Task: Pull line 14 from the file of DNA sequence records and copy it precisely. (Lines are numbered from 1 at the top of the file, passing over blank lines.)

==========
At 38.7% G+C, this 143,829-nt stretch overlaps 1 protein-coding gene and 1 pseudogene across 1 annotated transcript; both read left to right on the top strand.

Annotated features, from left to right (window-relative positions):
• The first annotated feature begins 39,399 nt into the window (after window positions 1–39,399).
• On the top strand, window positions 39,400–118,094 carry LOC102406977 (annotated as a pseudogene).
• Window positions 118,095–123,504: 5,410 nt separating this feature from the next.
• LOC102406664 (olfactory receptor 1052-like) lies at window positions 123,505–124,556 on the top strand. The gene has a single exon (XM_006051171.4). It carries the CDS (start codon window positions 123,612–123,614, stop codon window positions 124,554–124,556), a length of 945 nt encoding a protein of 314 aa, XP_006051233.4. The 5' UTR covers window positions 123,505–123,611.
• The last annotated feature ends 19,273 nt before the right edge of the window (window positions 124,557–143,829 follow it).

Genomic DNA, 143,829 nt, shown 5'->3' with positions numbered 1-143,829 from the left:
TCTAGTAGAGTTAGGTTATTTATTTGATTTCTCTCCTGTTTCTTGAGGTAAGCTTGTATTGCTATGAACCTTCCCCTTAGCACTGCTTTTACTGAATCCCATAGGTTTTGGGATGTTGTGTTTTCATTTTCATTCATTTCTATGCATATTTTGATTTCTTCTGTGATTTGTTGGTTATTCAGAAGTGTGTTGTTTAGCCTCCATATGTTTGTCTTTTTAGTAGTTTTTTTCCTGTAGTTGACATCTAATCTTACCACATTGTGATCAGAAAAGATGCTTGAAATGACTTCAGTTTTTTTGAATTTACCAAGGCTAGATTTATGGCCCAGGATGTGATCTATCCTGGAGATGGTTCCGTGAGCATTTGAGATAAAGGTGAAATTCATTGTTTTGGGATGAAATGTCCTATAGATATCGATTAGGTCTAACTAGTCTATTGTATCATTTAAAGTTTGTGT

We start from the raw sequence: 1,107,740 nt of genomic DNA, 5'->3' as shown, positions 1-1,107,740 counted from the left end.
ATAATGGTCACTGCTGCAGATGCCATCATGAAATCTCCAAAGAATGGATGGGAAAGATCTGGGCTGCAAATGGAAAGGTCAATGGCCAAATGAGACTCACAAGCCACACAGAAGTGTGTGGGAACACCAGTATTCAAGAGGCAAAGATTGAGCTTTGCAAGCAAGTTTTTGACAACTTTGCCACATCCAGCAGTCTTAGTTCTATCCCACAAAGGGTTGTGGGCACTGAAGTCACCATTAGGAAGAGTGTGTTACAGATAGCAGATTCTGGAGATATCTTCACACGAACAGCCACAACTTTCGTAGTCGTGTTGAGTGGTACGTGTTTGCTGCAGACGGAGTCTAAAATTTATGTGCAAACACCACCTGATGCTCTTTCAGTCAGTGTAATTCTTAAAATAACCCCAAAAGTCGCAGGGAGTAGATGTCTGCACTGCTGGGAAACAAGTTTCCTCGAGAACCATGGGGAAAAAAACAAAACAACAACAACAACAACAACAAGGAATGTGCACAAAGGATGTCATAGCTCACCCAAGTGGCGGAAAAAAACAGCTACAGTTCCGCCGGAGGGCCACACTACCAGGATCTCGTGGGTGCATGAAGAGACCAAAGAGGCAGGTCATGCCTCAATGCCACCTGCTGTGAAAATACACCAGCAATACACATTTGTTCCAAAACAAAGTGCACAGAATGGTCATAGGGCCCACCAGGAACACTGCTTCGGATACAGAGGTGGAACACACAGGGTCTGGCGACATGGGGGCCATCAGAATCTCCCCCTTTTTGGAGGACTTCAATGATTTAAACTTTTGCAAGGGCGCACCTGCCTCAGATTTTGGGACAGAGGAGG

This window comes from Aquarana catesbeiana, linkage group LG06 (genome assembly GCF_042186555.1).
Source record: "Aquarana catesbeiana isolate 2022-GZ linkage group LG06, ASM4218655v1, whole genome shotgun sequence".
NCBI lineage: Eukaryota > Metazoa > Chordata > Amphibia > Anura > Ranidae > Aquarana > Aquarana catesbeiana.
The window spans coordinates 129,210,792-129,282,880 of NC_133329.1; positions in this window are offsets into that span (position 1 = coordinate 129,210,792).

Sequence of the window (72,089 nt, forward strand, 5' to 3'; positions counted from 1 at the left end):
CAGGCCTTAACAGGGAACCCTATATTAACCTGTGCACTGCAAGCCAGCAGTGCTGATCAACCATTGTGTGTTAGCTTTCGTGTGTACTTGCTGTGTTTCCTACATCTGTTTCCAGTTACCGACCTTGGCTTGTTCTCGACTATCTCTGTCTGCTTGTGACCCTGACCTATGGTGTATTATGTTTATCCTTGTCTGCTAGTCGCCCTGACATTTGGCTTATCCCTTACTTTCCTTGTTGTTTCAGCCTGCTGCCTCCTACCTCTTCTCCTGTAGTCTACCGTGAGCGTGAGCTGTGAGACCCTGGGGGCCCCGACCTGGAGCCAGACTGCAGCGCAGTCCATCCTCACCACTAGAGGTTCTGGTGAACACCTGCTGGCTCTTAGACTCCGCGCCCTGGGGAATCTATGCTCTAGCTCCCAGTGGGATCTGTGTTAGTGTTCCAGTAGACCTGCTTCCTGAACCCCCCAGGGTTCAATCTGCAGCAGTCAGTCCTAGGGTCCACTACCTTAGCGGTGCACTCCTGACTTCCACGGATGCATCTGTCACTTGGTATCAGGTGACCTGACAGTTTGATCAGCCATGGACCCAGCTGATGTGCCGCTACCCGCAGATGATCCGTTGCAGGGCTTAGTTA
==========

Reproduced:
NCBI lineage: Eukaryota > Metazoa > Chordata > Amphibia > Anura > Ranidae > Aquarana > Aquarana catesbeiana.